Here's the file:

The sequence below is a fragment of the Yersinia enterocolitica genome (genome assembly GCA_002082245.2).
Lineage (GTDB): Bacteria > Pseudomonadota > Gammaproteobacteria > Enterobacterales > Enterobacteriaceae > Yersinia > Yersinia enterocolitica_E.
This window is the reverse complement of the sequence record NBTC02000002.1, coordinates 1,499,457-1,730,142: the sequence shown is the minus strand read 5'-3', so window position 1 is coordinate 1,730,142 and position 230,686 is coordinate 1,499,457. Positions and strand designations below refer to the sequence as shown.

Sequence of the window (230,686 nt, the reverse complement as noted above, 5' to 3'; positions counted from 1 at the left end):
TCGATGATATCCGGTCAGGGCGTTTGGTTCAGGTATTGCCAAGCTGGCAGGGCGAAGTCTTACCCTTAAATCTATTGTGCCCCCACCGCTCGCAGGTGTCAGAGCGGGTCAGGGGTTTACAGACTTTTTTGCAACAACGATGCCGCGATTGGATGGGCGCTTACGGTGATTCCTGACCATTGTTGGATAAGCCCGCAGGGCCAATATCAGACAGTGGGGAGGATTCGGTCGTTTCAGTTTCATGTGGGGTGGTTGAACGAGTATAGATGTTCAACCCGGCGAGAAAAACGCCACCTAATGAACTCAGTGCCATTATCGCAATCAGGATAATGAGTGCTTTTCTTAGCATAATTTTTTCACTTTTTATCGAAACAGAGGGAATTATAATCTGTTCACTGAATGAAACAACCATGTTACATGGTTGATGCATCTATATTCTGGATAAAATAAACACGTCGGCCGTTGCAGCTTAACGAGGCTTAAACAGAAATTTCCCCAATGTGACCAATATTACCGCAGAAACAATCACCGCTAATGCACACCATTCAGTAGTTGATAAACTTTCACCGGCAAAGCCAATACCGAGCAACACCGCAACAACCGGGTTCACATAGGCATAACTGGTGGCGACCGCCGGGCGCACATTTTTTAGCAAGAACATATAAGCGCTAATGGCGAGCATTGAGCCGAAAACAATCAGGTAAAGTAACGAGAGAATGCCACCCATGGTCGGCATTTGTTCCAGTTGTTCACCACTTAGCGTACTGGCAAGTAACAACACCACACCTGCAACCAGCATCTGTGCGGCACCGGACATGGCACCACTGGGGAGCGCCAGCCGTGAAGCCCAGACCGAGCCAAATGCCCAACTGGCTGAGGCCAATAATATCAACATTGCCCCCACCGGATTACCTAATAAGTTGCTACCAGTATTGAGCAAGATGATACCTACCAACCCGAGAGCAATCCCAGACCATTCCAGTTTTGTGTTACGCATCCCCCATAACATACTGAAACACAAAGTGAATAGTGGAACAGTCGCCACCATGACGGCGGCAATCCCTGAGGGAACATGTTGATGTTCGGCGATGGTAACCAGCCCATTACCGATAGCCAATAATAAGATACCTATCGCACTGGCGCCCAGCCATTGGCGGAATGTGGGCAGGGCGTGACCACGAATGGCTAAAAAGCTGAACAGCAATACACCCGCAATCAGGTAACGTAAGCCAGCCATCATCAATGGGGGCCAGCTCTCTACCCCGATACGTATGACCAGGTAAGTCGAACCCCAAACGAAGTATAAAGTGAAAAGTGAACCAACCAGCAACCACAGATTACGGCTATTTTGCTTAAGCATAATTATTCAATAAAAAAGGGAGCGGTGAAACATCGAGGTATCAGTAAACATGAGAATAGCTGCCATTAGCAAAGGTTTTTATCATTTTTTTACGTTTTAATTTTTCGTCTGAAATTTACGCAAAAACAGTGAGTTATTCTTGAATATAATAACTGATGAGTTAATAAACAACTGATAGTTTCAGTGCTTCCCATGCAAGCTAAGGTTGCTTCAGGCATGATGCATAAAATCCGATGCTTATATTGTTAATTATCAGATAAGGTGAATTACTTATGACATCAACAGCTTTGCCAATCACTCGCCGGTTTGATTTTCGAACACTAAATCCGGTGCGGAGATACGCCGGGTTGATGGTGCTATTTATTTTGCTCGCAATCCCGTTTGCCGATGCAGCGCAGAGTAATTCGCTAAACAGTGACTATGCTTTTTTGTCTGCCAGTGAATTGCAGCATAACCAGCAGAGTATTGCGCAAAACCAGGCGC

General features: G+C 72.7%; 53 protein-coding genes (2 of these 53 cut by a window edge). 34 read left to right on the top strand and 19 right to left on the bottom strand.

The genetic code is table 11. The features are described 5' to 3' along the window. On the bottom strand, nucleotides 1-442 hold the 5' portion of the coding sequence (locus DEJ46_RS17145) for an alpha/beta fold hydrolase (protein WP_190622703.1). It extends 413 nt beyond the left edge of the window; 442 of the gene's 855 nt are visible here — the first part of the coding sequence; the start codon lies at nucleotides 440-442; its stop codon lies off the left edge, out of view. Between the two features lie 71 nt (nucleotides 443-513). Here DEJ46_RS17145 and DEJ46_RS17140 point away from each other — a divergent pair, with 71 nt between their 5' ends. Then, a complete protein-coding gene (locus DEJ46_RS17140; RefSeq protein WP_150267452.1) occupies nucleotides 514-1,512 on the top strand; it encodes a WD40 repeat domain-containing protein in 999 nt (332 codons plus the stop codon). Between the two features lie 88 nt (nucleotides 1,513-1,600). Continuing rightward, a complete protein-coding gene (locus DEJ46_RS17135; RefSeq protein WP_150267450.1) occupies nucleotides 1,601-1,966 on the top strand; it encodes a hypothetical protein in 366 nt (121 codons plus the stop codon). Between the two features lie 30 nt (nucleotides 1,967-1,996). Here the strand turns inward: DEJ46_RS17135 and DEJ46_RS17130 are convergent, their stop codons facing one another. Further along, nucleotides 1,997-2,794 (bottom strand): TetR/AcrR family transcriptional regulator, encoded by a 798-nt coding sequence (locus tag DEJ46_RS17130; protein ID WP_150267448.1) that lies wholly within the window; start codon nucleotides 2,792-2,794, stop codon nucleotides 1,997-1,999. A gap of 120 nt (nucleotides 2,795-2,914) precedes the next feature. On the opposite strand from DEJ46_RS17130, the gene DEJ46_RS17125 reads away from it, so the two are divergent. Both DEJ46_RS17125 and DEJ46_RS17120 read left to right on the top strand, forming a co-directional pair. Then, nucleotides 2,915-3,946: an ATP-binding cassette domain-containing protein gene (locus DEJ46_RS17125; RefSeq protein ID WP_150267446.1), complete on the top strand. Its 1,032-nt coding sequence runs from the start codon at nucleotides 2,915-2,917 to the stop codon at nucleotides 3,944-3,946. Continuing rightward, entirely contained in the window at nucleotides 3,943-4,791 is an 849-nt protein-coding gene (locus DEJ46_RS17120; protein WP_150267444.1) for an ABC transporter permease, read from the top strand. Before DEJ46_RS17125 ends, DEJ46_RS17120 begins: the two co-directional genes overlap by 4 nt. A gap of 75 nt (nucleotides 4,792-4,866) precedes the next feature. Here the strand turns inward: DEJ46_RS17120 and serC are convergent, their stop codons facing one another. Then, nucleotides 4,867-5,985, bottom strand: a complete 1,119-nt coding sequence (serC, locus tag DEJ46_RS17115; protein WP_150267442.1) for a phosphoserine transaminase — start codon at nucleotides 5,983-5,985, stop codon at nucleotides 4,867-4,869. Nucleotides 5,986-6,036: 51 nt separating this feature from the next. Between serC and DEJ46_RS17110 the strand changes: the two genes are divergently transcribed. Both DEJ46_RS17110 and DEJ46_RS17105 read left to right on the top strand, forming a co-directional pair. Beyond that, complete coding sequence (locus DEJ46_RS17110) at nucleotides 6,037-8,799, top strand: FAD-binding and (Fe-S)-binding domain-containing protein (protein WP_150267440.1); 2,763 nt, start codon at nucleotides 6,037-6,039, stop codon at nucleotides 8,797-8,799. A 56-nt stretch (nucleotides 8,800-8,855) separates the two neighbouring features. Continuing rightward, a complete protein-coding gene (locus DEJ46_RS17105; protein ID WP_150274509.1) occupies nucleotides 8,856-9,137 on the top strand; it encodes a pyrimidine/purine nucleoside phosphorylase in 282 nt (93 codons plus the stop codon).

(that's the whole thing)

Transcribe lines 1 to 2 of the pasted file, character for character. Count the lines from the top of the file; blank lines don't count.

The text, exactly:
The sequence below is a fragment of the Yersinia enterocolitica genome (genome assembly GCA_002082245.2).
Lineage (GTDB): Bacteria > Pseudomonadota > Gammaproteobacteria > Enterobacterales > Enterobacteriaceae > Yersinia > Yersinia enterocolitica_E.